Then what’s the most actionable and effective method of giving a constructive feedback? Dr. Brown encourages people to focus on finding people’s strengths instead of their weaknesses. Though this method seems to dismiss the serious nature of their struggles, shining a light on people’s positive qualities gives us a way to find their potentials. When they are aware of their potentials, they can utilize them to overcome their challenges. As a professor, Dr. Brown has applied this practice to her students:

“I want to emphasize that the strengths perspective is not a tool to simply allow us to put a positive spin on a problem and consider it solved. But by first enabling us to inventory our strengths, it suggests ways we can use those strengths to address the related challenges. One way I teach this perspective to students is by requiring them to give and receive feedback on their classroom presentations. When a student presents, s/he receives feedback from every one of his or her classmates. The students in the audience have to identify three observable strengths and one opportunity for growth. The trick is that they have to use their assessment of the strengths to make a suggestion on how the individual might address the specified opportunity. For example:
a. You captured my interest right away with your emotional personal story.
b. You used examples that are relevant to my life.
c. You concluded with actionable strategies that tied in with our learning in the class.
Your stories and examples made me feel connected to you and what you were saying, but I sometimes struggled to read the PowerPoint and listen to you at the same time. I didn’t want to miss anything you were saying, but I worried about not following the slides. You might experiment with fewer words on the slides – or maybe even no slides. You had me without them.”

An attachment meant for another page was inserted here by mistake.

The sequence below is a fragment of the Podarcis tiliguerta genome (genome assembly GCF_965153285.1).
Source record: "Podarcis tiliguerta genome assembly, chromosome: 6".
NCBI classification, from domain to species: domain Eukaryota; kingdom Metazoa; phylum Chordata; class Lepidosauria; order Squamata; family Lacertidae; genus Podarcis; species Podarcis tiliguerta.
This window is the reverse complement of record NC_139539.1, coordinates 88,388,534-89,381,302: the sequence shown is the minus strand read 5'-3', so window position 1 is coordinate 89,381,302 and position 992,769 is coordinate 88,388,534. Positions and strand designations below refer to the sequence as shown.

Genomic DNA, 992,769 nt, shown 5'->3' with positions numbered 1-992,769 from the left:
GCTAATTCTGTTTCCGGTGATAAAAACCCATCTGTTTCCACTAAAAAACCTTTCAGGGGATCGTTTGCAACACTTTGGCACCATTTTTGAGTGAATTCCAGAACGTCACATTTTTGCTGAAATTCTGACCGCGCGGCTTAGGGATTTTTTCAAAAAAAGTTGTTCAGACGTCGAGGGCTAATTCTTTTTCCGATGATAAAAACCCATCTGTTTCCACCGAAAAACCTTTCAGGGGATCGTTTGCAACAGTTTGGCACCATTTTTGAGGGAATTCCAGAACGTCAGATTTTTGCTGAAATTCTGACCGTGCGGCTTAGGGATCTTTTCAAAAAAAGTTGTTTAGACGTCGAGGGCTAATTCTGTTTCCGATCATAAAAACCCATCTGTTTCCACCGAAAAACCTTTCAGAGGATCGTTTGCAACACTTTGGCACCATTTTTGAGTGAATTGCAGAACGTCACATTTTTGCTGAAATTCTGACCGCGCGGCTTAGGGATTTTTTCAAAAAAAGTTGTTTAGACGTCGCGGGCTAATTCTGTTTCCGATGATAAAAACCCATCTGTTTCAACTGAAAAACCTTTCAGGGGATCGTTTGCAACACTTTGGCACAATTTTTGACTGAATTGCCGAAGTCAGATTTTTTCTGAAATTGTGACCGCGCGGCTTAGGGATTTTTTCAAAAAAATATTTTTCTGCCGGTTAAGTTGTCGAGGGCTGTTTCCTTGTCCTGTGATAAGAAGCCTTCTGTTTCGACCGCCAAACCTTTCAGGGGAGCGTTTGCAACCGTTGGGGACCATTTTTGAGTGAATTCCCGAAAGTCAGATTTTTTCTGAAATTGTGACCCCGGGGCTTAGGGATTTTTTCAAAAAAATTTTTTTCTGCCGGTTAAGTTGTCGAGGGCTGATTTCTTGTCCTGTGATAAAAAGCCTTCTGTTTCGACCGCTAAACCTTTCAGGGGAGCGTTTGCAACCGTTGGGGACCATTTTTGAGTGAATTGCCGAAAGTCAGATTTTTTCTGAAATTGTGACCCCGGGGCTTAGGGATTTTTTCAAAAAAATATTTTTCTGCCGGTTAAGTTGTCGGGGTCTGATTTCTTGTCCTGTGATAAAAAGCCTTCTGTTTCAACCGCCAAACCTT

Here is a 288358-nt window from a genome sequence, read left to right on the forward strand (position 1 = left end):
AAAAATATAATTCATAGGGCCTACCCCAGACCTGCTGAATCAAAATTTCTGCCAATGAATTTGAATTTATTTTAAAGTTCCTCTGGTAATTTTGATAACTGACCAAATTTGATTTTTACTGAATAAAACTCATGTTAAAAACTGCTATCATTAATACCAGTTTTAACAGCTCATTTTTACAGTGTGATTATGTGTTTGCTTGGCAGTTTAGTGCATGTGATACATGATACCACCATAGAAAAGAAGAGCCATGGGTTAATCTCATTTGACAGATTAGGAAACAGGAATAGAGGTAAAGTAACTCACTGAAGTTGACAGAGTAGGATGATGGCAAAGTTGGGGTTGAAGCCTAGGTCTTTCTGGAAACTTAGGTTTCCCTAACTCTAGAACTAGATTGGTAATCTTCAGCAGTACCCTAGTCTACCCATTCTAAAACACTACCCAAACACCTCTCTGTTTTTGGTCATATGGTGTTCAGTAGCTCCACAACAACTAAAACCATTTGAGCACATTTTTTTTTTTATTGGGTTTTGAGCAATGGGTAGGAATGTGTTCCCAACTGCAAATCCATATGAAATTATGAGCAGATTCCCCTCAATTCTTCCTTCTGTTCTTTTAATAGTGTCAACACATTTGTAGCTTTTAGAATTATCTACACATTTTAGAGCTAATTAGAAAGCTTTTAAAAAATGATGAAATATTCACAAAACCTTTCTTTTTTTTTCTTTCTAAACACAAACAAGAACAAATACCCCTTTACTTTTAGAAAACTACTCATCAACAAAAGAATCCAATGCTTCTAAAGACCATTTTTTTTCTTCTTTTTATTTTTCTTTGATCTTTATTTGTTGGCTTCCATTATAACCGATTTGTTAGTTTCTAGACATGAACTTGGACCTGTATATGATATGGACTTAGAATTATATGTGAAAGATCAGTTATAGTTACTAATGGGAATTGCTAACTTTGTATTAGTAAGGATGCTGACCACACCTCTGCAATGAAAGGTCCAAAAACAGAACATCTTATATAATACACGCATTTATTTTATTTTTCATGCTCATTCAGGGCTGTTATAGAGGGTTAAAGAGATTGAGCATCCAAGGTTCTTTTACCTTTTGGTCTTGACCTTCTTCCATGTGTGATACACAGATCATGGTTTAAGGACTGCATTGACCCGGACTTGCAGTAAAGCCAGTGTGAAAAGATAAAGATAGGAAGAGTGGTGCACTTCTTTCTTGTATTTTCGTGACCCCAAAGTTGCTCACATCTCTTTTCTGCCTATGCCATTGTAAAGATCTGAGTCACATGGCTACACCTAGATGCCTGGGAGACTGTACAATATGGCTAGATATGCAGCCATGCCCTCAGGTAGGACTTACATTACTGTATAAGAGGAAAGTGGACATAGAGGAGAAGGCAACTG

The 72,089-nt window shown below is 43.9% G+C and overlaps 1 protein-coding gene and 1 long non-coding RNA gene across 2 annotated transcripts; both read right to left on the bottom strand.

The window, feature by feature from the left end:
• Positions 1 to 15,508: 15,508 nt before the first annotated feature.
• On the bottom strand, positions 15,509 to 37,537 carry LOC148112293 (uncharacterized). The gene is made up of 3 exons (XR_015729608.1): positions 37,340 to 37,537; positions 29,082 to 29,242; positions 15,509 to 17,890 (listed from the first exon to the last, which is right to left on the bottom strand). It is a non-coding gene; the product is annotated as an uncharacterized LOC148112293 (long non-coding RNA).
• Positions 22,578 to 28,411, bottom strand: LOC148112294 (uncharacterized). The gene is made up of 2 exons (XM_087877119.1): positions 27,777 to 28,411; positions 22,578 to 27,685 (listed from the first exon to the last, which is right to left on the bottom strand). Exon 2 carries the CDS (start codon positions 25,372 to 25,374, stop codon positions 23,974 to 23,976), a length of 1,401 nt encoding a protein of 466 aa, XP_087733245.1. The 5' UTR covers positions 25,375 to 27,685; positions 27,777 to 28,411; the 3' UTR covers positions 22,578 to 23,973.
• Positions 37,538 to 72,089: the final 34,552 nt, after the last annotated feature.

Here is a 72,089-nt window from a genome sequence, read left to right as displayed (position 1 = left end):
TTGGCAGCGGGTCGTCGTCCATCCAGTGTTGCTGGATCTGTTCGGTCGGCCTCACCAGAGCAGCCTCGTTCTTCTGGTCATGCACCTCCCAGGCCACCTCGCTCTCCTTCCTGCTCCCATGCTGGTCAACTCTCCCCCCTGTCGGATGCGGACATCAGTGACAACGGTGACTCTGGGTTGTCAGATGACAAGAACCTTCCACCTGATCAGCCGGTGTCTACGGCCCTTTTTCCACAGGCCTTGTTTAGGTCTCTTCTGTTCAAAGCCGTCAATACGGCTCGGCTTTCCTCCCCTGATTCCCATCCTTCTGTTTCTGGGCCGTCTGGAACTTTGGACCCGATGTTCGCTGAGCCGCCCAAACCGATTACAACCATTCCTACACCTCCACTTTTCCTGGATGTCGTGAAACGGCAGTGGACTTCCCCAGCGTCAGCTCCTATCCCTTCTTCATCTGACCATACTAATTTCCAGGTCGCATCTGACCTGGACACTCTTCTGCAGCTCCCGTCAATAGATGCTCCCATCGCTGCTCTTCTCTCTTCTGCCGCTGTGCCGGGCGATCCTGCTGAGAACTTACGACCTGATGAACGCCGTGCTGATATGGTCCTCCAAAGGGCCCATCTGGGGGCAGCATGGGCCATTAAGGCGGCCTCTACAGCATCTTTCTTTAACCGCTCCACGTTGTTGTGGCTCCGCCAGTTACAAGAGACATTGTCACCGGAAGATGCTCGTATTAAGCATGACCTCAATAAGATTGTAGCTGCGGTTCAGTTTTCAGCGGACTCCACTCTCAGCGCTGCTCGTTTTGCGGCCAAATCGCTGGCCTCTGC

Image by Nicola Tolin. Via: (Unsplash)


As a shame and vulnerability researcher, Dr. Brown implicates that vulnerability is at the heart of the engaged feedback process. People who give and receive feedback have to be willing to feel vulnerable during the process. The common mistake people make in the feedback process, according to Dr. Brown, is we protect ourselves from the vulnerability of receiving and giving feedback. As a result, we are more comfortable with anger than vulnerability. It’s easier to scream at someone who has done a mistake than to sit with him and give valuable feedback on how to improve what needs to be improved. It’s easier to be angry, to think fast on our feet, than to lean into the pain and to locate the origin of the pain. Though anger can be a sign of our deepest hunger for radical change, it’s an useless response mechanism. Anger blocks our chances for growth, and most importantly, it blinds us to the fact that we, humans, are always in connection with each other.

2012 MacArthur Fellow and Pulitzer Prize Winner Junot Díaz on Reclaiming Our Education



Junot Díaz. Photography by Nina Subin. Via: (UVA)


I am writing this as a senior in college who has been pondering heavily about the value of education. I’m a little bit troubled when people say that an education is the key to change the world. Yes, I wholeheartedly believe it can change the world, but, what kind of education are we talking about here that can change the world? This is a common scene of our education that I have been slowly observing: someone goes to his class and then he is being taught by a professor who reads off his presentation slides. Then he sends him home to memorize facts from his presentation in preparation for the upcoming standardized examination. Sadly, this exam only assesses his rote memorization of facts rather than his ability to understand why it matters and transmute facts into knowledge, or even wisdom. If this is the kind of education that people talk about, what are the chances that he is going to be an agent of change in this world? I’d say zero.

Standing before the graduating women at Douglass College in September of 1977, Adrianne Rich (May 16 1929 – March 27 2012), one of the most insightful poets and thinkers of the twentieth century, says in her commencement speech that she believes that in order to reap the juicy rewards of education, students should think that they are claiming their education, instead of going to school to receive an education. The distinction between “to receive” and “to claim” is immensely striking. “To claim” an education is to utilize anything that can enhance our intellectual freedom, whereas “to receive” is to let others do our own thinking and chose the most convenient ways to avoid contentious problems of learning. The former is about leaning to do a solid work and the latter is being satisfied with a shallow work.